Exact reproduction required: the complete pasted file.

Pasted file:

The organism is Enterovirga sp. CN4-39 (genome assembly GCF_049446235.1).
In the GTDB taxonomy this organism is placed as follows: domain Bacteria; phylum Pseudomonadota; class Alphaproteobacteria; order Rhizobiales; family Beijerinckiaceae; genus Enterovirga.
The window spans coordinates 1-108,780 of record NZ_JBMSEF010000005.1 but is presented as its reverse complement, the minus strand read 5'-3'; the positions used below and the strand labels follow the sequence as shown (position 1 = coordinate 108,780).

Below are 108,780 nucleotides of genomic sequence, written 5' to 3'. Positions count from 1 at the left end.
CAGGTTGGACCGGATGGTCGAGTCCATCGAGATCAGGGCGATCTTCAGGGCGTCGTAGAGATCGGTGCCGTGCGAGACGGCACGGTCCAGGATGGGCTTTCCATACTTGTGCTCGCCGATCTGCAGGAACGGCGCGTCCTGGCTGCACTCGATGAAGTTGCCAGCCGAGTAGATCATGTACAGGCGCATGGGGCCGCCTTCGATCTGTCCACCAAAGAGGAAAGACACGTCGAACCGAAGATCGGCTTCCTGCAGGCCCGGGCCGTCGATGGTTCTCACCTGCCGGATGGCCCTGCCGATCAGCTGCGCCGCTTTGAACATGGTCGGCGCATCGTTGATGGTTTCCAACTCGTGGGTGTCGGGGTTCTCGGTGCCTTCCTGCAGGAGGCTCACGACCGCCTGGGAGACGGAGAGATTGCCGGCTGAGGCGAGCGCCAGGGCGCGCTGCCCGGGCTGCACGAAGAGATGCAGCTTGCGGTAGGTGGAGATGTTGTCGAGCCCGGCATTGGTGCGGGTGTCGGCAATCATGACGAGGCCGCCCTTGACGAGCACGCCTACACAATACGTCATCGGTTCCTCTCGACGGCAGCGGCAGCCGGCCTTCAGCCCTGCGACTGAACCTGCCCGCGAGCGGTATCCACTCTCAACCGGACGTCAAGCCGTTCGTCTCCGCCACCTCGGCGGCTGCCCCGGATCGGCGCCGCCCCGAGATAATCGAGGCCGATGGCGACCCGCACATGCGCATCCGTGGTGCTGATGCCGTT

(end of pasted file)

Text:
The organism is Enterovirga sp. CN4-39 (genome assembly GCF_049446235.1).
In the GTDB taxonomy this organism is placed as follows: domain Bacteria; phylum Pseudomonadota; class Alphaproteobacteria; order Rhizobiales; family Beijerinckiaceae; genus Enterovirga.
The window spans coordinates 1-108,780 of record NZ_JBMSEF010000005.1 but is presented as its reverse complement, the minus strand read 5'-3'; the positions used below and the strand labels follow the sequence as shown (position 1 = coordinate 108,780).

Below are 108,780 nucleotides of genomic sequence, written 5' to 3'. Positions count from 1 at the left end.
CAGGTTGGACCGGATGGTCGAGTCCATCGAGATCAGGGCGATCTTCAGGGCGTCGTAGAGATCGGTGCCGTGCGAGACGGCACGGTCCAGGATGGGCTTTCCATACTTGTGCTCGCCGATCTGCAGGAACGGCGCGTCCTGGCTGCACTCGATGAAGTTGCCAGCCGAGTAGATCATGTACAGGCGCATGGGGCCGCCTTCGATCTGTCCACCAAAGAGGAAAGACACGTCGAACCGAAGATCGGCTTCCTGCAGGCCCGGGCCGTCGATGGTTCTCACCTGCCGGATGGCCCTGCCGATCAGCTGCGCCGCTTTGAACATGGTCGGCGCATCGTTGATGGTTTCCAACTCGTGGGTGTCGGGGTTCTCGGTGCCTTCCTGCAGGAGGCTCACGACCGCCTGGGAGACGGAGAGATTGCCGGCTGAGGCGAGCGCCAGGGCGCGCTGCCCGGGCTGCACGAAGAGATGCAGCTTGCGGTAGGTGGAGATGTTGTCGAGCCCGGCATTGGTGCGGGTGTCGGCAATCATGACGAGGCCGCCCTTGACGAGCACGCCTACACAATACGTCATCGGTTCCTCTCGACGGCAGCGGCAGCCGGCCTTCAGCCCTGCGACTGAACCTGCCCGCGAGCGGTATCCACTCTCAACCGGACGTCAAGCCGTTCGTCTCCGCCACCTCGGCGGCTGCCCCGGATCGGCGCCGCCCCGAGATAATCGAGGCCGATGGCGACCCGCACATGCGCATCCGTGGTGCTGATGCCGTT